Energy Oil hit a recent high of $147 per barrel in early summer 2008. Although the price corrected (it was at approximately $70 as of mid-August 2009), the world’s appetite for energy (oil, gas, and so on) has caused prices to hit record highs, and the coming years promise more demand. The energy markets are experiencing a sea change that makes current conditions different and far more serious than in recent decades. For stock investors, this at least means the chance to grow your money both directly (energy companies, obviously) and indirectly (alternate energy companies). If you want your wealth to grow, you need to understand the impact that energy has on your portfolio. (See Chapter 18 for more on emerging-sector opportunities.)

Dangers from Left Field Gee, after being beaten up by the previous nine points, what else do you need? This reminds us of the episode of Get Smart where the arch villain says, “You’ve been whipped, beaten, and tortured, but the picnic is over!” (We still use that great line at parties.) In any case, we hope we’ve impressed upon you that it’s a brave new world fraught with dangers for the clueless but filled with wealth-building opportunities for the clued-in. The fact is that no one knows what will hit our economy and society from out of the blue. Events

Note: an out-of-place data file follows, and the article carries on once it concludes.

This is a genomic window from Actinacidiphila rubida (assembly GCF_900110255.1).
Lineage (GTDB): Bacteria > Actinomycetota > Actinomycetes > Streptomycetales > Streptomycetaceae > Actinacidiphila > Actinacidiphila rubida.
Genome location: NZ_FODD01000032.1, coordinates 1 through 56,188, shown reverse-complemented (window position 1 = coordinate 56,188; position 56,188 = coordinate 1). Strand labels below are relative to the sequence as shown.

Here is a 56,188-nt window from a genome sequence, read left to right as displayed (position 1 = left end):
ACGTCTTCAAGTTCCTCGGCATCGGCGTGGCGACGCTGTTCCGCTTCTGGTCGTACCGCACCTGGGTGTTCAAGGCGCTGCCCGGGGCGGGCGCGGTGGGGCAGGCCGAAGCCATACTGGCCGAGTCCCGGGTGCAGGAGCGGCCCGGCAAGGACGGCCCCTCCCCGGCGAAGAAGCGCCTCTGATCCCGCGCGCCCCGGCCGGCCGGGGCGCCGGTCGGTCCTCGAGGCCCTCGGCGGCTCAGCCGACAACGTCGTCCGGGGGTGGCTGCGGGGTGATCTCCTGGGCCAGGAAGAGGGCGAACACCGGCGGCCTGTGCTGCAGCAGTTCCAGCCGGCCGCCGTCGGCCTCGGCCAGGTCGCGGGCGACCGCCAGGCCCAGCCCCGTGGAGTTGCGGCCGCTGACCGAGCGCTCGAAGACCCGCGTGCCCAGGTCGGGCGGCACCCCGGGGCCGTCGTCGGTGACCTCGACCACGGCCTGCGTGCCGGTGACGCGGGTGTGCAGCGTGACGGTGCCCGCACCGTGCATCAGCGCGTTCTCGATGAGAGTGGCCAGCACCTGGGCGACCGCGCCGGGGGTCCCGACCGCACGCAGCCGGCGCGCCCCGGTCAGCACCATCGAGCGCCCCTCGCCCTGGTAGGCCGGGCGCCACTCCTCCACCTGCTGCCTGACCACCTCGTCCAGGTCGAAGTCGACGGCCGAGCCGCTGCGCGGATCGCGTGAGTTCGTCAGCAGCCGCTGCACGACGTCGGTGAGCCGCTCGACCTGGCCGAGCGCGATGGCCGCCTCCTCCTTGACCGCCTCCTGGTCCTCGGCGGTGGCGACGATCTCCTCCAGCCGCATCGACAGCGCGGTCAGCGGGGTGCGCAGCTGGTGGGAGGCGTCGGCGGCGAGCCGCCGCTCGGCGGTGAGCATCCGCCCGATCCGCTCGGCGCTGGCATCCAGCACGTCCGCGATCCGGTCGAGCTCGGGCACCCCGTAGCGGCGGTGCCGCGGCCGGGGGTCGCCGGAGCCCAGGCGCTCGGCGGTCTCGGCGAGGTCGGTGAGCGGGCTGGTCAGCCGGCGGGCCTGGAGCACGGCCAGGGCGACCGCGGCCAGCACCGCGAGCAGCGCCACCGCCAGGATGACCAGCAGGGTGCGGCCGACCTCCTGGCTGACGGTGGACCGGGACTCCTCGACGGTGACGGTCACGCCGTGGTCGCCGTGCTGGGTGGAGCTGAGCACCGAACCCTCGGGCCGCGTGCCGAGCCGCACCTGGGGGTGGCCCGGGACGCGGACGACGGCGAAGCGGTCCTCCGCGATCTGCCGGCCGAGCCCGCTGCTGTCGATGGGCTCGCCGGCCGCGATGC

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Part V: The Part of Tens such as 9/11, the tsunami in Asia, and Hurricane Katrina certainly tell us that the world has unseen perils for us and our prosperity. Terrorism and other factors will have an impact. Fortunately, you can make changes — even slight changes — that can protect or grow your wealth. Whether you’re talking about healthcare stocks that boom in response to new health threats or concerns (such as the H1N1 virus) or stocks of companies that prosper because of national security issues, your stock investing program can survive and thrive. Stay informed, and understand that successful stock investing doesn’t happen in a vacuum.

Part VI

Appendixes

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In this part . . .

heck out the appendixes for resources that aid you in making informed investment decisions. In Appendix A, we explain financial ratios. These important numbers help you better determine whether to invest in a particular company’s stock. In Appendix B, we offer you a treasure trove of resources.

Appendix A

Financial Ratios

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onsidering how many financial catastrophes have occurred in recent years (and continue to occur in the current headlines), doing your homework regarding the financial health of your stock choices is more important than ever. This appendix should be your go-to section when you find stocks that you’re considering for your portfolio. It lists the most common ratios that investors should be aware of and use. A solid company doesn’t have to pass all these ratio tests with flying colours, but at a minimum it should comfortably pass the ones regarding profitability and solvency: